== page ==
Which smartphone keyboard is the best?
Paul Ockenden puts a series of dedicated and on-screen smartphone keyboards to the test
A debate that crops up time and again is whether it’s better to have a dedicated keyboard on your smartphone (either below the screen or one that slides out), or whether an on-screen keyboard with text correction is adequate.
It’s a debate that hotted up recently as some phones with screen-based keyboards started to provide tactile feedback, either using an ultra-quick spin of their vibration alert or, like the BlackBerry Storm2, using clever piezo-electric technology to simulate the feel of a button press.
The manufacturers claim that this makes on-screen typing as reliable as using a proper keyboard. But in the real world, what is it actually like using these new-fangled screen-based keyboards, and how do they compare to phones with more conventional Qwerty buttons?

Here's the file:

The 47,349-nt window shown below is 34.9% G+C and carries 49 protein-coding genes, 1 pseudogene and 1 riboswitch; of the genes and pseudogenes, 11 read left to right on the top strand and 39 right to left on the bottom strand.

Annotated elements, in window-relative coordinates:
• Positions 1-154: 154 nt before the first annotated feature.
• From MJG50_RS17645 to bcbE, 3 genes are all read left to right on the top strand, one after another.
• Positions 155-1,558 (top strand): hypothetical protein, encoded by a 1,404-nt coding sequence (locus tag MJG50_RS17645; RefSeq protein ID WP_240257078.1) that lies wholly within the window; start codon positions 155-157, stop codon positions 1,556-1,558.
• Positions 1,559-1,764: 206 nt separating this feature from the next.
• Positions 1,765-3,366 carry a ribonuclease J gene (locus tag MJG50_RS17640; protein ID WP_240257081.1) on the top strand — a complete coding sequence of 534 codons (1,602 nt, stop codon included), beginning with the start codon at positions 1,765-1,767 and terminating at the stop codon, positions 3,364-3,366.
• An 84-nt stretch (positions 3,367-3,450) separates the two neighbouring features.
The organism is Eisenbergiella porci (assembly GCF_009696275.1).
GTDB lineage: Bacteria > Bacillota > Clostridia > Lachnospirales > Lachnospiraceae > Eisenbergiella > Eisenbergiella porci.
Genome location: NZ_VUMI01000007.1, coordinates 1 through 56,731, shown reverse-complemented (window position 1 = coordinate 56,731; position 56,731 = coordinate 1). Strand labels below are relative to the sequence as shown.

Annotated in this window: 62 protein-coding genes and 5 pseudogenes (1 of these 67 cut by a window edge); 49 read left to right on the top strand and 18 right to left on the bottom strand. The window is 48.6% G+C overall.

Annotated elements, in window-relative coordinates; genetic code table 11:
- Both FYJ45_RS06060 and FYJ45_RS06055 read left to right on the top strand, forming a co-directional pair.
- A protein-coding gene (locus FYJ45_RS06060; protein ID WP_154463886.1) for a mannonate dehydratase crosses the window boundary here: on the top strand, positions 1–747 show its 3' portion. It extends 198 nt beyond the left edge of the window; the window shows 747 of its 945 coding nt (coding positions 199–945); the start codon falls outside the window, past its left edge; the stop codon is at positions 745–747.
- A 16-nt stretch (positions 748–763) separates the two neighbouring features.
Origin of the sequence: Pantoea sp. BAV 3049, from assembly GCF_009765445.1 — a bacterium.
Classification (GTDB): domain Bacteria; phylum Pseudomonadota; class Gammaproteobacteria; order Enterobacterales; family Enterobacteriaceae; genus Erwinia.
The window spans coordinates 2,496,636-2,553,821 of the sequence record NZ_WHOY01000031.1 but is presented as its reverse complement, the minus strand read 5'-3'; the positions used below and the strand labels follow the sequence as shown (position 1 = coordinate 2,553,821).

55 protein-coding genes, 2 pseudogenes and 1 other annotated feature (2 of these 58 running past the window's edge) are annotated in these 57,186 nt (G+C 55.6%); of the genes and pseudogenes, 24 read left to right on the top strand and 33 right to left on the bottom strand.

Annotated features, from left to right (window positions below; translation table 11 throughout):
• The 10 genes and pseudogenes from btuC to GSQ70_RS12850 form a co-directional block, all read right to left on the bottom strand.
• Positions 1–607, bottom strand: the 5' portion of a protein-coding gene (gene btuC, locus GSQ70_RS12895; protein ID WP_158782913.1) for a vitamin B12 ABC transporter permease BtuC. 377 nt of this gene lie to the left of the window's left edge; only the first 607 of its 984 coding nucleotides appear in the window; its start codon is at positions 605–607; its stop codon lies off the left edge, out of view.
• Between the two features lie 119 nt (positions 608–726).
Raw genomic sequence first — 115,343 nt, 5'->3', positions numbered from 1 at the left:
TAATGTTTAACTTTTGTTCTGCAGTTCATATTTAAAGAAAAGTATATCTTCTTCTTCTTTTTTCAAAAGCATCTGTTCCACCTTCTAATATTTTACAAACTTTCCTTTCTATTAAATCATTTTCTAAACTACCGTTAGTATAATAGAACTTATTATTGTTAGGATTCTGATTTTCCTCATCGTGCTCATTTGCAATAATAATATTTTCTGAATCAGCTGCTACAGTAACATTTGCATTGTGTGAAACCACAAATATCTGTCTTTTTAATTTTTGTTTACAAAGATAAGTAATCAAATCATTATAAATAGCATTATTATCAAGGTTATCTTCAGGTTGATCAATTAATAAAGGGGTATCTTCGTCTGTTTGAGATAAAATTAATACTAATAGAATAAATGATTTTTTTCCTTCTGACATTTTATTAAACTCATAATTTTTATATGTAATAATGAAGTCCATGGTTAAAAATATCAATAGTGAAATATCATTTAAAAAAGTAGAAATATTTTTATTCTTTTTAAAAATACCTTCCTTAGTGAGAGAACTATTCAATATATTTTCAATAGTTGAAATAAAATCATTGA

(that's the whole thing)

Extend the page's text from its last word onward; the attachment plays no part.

Since the various handset manufacturers and mobile networks loan me test devices, I’m in the fortunate position to perform head-to-head tests, and that’s exactly what I did.
On each phone I typed the same slab of text – the first couple of verses of Lou Reed’s “Pale Blue Eyes” (a favourite that showed up in a random playlist as I started the test) – a telephone number, a web URL and a username/password. In each case I timed the operation and noted its accuracy: you can see my results in the table below.
I used each phone in its default mode, as it would present to a brand-new user out of the box. I counted one error for each wrong word in the main text and for each wrong character in the phone number, web address, username and password. In every test I tried not to look at the screen and typed as quickly as I could, allowing the phone to correct any errors. I’m not the world’s fastest typist, so I’m sure some of you could easily beat the absolute times, but as a comparison between devices it’s reasonably valid.
How should we interpret the results of this barely-scientific test? First, physical keyboards would appear still to be significantly faster and more accurate than on-screen keyboards, and second, fancy new screen technologies offering haptic feedback don’t necessarily improve typing speed and accuracy, although they feel nicer in use.